Our nation’s health is more important than your holiday plans: YLC member

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YourLifeChoices member Nigel Fisher sent us a letter late last week, expressing concern over comments made in our article Australia’s international travel ban could be lifted within weeks.

Mr Fisher makes some very good points, some of which reflect general community sentiment. We asked Mr Fisher if we could republish his comments, and he kindly obliged.

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I’m writing to express my concerns of comments made and issues raised within the article relating to the lifting on international travel bans. In particular, that the state governments, which still have their state borders closed, are deemed as being ‘a nuisance’ due to the ‘hindering border disputes’ and ‘an obstacle to progress’ to trans-Tasman travel.

As a resident of Western Australia, which still has closed borders, I can say, closed borders are great. There are more Western Australians alive today due to our closed borders than if they were left open, leaving more of us to become COVID-19 positive.

Community spread of the virus here has been extremely low, and since our borders were closed, the number of cases within the state are nearly all attributable to outside contamination; that is, from people arriving in this state either by ship or aircraft.

As of 29 May, active COVID-19 cases in WA numbered 25: 20 from the ship Al Kuwait (a sheep carrier voyaging from Doha to Fremantle) and five who arrived in Perth on repatriation flights via Doha. One is a West Australian resident, the other four are residents from other states and territories and were due to continue on domestic flights to their homes. All of these five are in quarantine.

Western Australia has not seen the same level of community spread of the disease as there has been in the eastern states. In fact, community spread in some eastern states is still increasing.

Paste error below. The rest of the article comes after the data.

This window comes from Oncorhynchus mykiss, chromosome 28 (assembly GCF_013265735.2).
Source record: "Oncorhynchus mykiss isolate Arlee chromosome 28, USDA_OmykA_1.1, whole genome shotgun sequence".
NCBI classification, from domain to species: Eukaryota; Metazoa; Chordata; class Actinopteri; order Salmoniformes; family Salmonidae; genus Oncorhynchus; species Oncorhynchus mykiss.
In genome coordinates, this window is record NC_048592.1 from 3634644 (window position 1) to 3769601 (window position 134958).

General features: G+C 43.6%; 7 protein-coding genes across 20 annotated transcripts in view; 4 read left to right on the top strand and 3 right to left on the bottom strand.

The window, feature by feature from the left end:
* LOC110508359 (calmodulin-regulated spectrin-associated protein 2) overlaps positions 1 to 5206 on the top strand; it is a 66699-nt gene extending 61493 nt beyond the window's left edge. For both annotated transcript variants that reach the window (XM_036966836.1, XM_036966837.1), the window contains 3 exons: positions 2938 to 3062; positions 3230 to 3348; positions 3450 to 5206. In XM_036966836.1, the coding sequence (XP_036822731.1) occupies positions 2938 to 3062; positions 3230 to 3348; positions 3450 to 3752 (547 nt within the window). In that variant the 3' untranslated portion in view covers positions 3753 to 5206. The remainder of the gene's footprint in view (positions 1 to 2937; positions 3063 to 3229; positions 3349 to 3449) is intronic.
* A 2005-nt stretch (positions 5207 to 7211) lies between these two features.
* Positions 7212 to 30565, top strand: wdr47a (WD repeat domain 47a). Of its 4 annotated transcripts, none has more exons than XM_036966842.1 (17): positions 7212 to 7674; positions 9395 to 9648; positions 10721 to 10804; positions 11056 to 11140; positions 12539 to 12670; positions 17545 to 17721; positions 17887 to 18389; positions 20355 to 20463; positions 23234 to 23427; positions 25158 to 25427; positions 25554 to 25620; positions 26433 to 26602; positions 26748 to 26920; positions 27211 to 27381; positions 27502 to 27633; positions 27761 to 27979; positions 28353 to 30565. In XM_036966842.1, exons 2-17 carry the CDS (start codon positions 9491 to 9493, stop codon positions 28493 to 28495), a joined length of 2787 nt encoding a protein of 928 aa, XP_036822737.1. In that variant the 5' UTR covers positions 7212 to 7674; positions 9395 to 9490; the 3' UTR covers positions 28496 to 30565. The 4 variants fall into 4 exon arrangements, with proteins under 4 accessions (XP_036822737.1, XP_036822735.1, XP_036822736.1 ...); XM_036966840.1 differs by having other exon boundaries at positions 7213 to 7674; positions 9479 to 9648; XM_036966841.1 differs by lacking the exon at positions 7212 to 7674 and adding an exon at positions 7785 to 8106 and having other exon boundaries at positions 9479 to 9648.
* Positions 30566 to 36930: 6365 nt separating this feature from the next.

In 1665, the village of Eyam in Derbyshire, England, became a battleground for the plague, the ‘Black Death’, which was sweeping across England at that time. Plague-carrying fleas were imported into the village on some bales of cloth from London.

In response, two priests, of differing faiths, took control of the village, and stopped all movement in and out of the village to prevent the spread of the plague from reaching other nearby villages and other areas of the county.

People from other close-by villages would leave food on large stones placed at all roads leading to Eyam. This food would then be distributed around the village by the villagers, with none of the food donors being in contact with the villagers. Several hundred of the villagers perished due to the plague, but it did not spread to the neighbouring villages. 

Isolation worked then. It will work today.

COVID-19 is a disease with no current cure and it cannot be vaccinated against. It has spread worldwide in an alarmingly short space of time with over five million people infected, resulting in more than 350,000 deaths. Our only defence currently is isolation.

It may seem draconian. It’s upsetting and has caused many holidays to be cancelled, overseas and interstate. My wife and I have had our planned home-swap holiday to New Zealand cancelled, and I’m unsure whether I will be able to obtain a refund on my airfare. But we are both well and, more importantly, alive. 

Sorry, the tourism losses may seem terrible, but better to lose them than our lives.

Keep our international and state borders closed. No Kiwi would thank us for picking up COVID-19 in one of the eastern state capitals, and we wouldn’t thank them if they then brought it into Western Australia. This is bigger than our personal holiday plans.

Do you agree with Mr Fisher? Please share your comments below.

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RELATED LINKS

Australia and New Zealand may create a trans-Tasman travel bubble

Australians may be allowed to travel overseas sooner than we may have thought.

What is an immunity passport and can it get people travelling again?

Victoria wants to know if certificates of immunity might be a way to restart travel.

Four ways our COVID-19 response was a triumph; four ways it fell short

Four ways our measures were a triumph and four ways they fell short.



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